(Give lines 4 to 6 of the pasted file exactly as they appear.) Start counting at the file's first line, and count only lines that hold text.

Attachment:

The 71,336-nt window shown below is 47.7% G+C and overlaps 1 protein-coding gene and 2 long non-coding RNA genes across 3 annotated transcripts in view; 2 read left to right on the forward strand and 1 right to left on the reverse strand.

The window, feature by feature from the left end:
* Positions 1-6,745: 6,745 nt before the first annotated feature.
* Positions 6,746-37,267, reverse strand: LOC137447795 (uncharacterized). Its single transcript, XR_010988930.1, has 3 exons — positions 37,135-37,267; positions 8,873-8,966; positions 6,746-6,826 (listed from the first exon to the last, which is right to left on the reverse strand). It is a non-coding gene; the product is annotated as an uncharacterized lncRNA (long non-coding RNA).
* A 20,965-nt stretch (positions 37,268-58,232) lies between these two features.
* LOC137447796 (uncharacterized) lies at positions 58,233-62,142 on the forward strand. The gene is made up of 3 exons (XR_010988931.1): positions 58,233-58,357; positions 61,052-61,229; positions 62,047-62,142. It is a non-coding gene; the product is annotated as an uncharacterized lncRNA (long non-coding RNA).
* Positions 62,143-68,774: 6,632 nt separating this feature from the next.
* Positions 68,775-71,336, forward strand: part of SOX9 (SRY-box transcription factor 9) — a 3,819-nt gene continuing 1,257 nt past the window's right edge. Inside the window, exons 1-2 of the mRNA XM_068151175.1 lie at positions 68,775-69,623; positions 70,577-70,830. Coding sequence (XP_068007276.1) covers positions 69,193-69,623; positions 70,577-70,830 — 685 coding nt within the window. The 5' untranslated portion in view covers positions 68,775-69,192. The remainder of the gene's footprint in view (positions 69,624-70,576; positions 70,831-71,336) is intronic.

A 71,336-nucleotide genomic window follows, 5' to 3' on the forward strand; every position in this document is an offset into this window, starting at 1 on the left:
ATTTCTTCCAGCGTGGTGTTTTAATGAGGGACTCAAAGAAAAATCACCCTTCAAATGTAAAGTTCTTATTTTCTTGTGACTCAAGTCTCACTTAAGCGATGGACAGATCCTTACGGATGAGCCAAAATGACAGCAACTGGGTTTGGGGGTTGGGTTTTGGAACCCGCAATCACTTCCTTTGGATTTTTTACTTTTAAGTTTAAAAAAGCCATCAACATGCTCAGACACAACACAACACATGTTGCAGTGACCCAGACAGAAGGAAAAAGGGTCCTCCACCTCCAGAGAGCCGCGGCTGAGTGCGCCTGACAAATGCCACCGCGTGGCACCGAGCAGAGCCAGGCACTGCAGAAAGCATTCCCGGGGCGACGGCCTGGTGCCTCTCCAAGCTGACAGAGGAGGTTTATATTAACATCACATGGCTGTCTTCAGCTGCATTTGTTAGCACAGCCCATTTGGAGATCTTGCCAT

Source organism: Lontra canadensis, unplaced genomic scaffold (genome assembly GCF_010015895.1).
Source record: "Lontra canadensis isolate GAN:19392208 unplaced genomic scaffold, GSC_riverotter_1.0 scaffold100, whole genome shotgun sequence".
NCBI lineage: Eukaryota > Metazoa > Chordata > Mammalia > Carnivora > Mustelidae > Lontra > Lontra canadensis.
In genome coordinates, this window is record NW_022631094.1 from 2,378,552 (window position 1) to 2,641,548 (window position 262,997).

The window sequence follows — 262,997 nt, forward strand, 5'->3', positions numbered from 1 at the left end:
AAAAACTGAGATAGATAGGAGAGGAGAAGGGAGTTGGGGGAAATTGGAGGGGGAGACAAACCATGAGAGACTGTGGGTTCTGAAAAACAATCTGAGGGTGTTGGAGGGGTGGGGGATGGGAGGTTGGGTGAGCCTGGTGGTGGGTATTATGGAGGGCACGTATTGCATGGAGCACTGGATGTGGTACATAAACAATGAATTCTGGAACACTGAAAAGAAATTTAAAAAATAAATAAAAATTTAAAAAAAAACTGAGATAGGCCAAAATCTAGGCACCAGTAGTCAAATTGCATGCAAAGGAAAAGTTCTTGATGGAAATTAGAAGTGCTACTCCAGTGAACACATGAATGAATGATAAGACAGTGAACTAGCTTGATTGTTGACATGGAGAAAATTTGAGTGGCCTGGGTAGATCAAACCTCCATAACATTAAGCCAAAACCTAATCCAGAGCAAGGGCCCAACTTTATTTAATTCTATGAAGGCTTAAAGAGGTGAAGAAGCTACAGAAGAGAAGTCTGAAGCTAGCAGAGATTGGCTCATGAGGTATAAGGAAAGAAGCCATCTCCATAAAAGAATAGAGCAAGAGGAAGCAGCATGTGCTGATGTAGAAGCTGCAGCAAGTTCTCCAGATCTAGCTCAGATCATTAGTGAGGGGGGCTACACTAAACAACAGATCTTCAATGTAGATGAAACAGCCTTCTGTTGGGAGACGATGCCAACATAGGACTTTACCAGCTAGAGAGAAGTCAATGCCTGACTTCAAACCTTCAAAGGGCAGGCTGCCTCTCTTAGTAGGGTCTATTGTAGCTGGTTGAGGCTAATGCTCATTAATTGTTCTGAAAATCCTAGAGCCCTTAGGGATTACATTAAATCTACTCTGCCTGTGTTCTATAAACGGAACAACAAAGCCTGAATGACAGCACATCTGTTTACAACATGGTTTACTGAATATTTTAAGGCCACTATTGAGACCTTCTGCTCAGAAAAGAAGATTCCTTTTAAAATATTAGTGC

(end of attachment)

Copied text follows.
* Positions 6,746-37,267, reverse strand: LOC137447795 (uncharacterized). Its single transcript, XR_010988930.1, has 3 exons — positions 37,135-37,267; positions 8,873-8,966; positions 6,746-6,826 (listed from the first exon to the last, which is right to left on the reverse strand). It is a non-coding gene; the product is annotated as an uncharacterized lncRNA (long non-coding RNA).
* A 20,965-nt stretch (positions 37,268-58,232) lies between these two features.
* LOC137447796 (uncharacterized) lies at positions 58,233-62,142 on the forward strand. The gene is made up of 3 exons (XR_010988931.1): positions 58,233-58,357; positions 61,052-61,229; positions 62,047-62,142. It is a non-coding gene; the product is annotated as an uncharacterized lncRNA (long non-coding RNA).